Apparently there’s a Hot Star here in Singapore I’m yet to try. I’m pretty sceptical but here’s the details anyhow! 

Hot-Star Large Fried Chicken

City Square Mall #B1-K7 (Farrer Park MRT)

Tel: +65 6634 8032      
Opening hours: 10.30am – 9.45pm Daily

27 1 / 2012

Taiwan = Snack time all the time

Just got back from a week of eating in Taiwan. Nom nom nom. 

19 1 / 2012

One thing I do not understand is the amount of winter wear that shops have here. It hasn’t dropped below 24 degrees since I’ve been here and Uniqlo want me to buy puffer jackets and flannelette? So not happening. 

One thing I do not understand is the amount of winter wear that shops have here. It hasn’t dropped below 24 degrees since I’ve been here and Uniqlo want me to buy puffer jackets and flannelette? So not happening. 

18 1 / 2012

Chinatown pre-Chinese New Year 
Is manic. 
It’s like a maze of Asian goodies; lollies, dried meats and bamboo trees. Ridiculously large fruit or miniature veges like baby pumpkins are also quiet popular.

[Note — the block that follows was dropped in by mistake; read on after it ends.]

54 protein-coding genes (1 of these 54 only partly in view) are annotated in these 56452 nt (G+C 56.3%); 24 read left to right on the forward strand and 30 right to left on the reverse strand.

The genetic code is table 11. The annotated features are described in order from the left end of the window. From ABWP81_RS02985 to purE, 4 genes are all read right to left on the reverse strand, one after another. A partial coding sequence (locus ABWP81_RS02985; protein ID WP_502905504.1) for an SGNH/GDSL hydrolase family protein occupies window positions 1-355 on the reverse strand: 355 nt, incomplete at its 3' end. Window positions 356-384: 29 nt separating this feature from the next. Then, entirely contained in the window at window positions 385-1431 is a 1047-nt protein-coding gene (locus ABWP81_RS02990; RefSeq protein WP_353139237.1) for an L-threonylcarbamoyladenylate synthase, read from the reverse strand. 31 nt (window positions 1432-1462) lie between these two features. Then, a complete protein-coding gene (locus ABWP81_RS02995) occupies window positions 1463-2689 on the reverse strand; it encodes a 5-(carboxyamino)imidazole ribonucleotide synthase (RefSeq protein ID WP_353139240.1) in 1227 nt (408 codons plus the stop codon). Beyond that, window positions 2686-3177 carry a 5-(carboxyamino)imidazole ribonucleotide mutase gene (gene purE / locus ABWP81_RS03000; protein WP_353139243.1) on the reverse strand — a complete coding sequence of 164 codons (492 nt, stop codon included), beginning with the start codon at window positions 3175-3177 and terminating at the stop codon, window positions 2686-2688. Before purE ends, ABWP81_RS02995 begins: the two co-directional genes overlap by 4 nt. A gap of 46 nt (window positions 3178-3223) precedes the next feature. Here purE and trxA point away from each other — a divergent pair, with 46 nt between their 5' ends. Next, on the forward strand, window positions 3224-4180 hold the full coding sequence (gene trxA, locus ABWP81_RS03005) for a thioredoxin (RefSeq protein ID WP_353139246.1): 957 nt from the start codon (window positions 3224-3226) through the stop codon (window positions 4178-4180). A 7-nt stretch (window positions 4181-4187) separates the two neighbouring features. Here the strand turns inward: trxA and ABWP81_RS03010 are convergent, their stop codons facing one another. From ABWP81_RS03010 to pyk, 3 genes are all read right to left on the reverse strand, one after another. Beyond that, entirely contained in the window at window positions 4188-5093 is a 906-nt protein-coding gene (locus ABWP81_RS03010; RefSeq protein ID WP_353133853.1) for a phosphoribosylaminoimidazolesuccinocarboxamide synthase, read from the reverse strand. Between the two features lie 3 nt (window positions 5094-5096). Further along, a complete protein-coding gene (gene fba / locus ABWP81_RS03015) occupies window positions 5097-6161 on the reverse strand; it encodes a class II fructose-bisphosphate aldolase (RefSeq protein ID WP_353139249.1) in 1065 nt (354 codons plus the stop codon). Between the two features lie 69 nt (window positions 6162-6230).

You can pretty much have lunch for free as there are free samples EVERYWHERE
And apparently on the stroke mid-night on lunar New Year’s eve everything becomes half price or less! Bargain! 
Unfortunately this was the only photo I got because it was so cramped and pushy you could barely stop. 
Word of warning: China town is not tall people friendly. The canvas (tarpaulin?) ‘rooves’ and the ropes used to tie them down nearly beheaded Frank several times.  

Chinatown pre-Chinese New Year

Is manic. 

It’s like a maze of Asian goodies; lollies, dried meats and bamboo trees. Ridiculously large fruit or miniature veges like baby pumpkins are also quiet popular. 

You can pretty much have lunch for free as there are free samples EVERYWHERE

And apparently on the stroke mid-night on lunar New Year’s eve everything becomes half price or less! Bargain! 

Unfortunately this was the only photo I got because it was so cramped and pushy you could barely stop. 

Word of warning: China town is not tall people friendly. The canvas (tarpaulin?) ‘rooves’ and the ropes used to tie them down nearly beheaded Frank several times.  

15 1 / 2012

Singapore Zoo 

You think that the heat is going to get you but there are little fans at each viewing platform so you don’t have to worry!